Who to blame for the mess?

Published March 31, 2024
The writer is a former editor of Dawn.
The writer is a former editor of Dawn.

THE country is reeling from the round of political engineering initiated towards the middle of the last decade. There seems no limiting the damage it has caused the country and its economy, and the divisions it has created in its institutions. Its manifestations are many.

These repercussions remain the major drivers of the instability today, and there is no apparent desire or ability among the key players, without exception, to address what may be the gravest existentialist threat to Pakistan to date.

You can disagree with Nawaz Sharif all you wish, but he is right in saying that the country was running smoothly and political engineering wrecked any hope of stability, a prerequisite to economic growth and the growth of democratic institutions and values.

The process of orchestrated ouster from government of the then unquestionably popular but headstrong Mr Sharif and later from his party office in the 2016-2018 period led to the ushering in of the Imran Khan-led government after elections, which were blatantly rigged — before, after and on polling day itself.

There is no apparent desire or ability among the key players to address what may be the gravest existentialist threat to Pakistan.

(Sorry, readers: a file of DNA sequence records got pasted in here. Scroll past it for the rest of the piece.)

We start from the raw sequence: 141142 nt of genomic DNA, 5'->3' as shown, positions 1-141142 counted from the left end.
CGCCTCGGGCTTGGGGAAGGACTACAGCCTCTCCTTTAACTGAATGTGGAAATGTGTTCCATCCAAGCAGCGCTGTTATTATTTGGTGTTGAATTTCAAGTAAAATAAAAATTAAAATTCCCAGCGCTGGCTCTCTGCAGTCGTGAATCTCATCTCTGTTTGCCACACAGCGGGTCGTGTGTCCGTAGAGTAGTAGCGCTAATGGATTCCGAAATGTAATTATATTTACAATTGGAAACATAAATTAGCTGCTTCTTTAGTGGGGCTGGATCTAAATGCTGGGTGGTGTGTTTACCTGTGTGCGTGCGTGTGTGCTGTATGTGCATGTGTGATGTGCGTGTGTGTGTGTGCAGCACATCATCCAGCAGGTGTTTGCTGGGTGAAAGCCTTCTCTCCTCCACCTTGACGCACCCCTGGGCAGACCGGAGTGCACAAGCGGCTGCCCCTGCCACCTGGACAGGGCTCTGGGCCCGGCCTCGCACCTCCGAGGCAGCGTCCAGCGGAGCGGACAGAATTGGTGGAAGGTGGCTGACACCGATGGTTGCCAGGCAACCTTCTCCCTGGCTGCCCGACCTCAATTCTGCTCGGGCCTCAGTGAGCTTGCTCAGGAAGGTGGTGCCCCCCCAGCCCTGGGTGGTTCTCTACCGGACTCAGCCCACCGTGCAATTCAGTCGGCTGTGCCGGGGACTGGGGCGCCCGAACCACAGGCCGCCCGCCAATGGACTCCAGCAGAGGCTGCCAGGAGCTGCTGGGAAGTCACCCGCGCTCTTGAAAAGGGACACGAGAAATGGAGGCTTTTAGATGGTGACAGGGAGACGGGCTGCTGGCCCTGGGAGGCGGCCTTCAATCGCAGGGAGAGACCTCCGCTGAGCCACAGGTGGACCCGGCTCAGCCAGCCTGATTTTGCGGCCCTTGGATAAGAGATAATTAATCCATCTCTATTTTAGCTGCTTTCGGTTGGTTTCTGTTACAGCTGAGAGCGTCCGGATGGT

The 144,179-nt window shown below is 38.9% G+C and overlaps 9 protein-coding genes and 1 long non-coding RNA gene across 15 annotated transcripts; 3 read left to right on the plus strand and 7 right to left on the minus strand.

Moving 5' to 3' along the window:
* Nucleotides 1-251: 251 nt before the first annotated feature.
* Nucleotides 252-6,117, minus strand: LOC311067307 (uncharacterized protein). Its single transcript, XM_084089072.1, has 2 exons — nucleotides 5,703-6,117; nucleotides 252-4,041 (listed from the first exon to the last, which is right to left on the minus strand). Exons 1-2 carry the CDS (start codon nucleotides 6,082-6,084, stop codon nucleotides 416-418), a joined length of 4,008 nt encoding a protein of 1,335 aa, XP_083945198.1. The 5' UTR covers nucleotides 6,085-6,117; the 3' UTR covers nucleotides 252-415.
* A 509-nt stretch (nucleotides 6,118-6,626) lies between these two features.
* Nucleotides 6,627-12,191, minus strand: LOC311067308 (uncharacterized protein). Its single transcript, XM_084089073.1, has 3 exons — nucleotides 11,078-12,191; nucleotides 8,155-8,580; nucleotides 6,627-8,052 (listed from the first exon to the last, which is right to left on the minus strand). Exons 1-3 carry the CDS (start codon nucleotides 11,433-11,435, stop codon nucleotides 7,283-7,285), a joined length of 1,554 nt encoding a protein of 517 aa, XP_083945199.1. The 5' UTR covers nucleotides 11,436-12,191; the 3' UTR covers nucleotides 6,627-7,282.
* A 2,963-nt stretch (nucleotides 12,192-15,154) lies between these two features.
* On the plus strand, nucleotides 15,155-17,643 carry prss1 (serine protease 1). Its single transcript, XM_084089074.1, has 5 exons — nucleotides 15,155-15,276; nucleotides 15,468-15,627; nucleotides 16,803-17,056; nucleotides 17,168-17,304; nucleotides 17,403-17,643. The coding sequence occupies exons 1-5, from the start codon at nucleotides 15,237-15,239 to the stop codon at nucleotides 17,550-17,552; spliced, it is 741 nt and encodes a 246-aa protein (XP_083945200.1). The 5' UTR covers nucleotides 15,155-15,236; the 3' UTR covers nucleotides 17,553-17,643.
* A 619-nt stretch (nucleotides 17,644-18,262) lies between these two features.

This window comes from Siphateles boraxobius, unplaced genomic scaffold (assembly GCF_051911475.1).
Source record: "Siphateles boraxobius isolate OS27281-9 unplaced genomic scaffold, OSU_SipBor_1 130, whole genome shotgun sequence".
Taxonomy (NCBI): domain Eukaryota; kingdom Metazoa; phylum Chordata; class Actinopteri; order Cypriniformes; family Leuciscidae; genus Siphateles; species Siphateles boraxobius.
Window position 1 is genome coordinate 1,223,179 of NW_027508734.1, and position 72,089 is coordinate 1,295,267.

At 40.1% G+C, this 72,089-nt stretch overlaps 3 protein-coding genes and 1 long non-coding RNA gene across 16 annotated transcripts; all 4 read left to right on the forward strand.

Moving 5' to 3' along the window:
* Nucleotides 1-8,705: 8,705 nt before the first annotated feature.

Because a national politician was a willing establishment partner, the latter got away with denying the popular mandate of the party that actually should have been declared the winner. The ‘winners’ were hunted, hounded, imprisoned and finally run out of town.

This engineering created a hybrid system, which saw the increasing footprint of the establishment in the day-to-day running of government, parliament and even the judiciary. At the first sign of the civilian part of the hybrid trying to assert itself, the hatchet was back in action.

Within weeks, the heart of its parliamentary ‘majority’ was carved out in full public display. This too was done with collaborators in the civilian political elite. The ousted PTI’s support base grew discernibly since its falling out with its erstwhile benefactors. Its ouster in April 2022 in a vote of no-confidence as a result of its defiance boosted its popularity.

Fast forward to the February 2024 election (or would rewind be more accurate?), and the script was in play again. If in 2018 the party seen as the most popular was given short shrift, this time round the party forcibly kept out of power was seen as even more popular.

However, there was one major difference betwe­­en the two ‘wronged’ parties. The first had been battered by a years-long campaign which saw its leadership demonised in all manner of ways, all the while its main opponent was being beatified as most upright, competent and the only one capable of delivering salvation to the people of Pakistan.

Another major difference, given the sharply rising number of ‘young’ or new voters, presumably all using smartphones with affordable Chinese versions available aplenty, was that the PTI was light years ahead in the social media game and dominated it completely.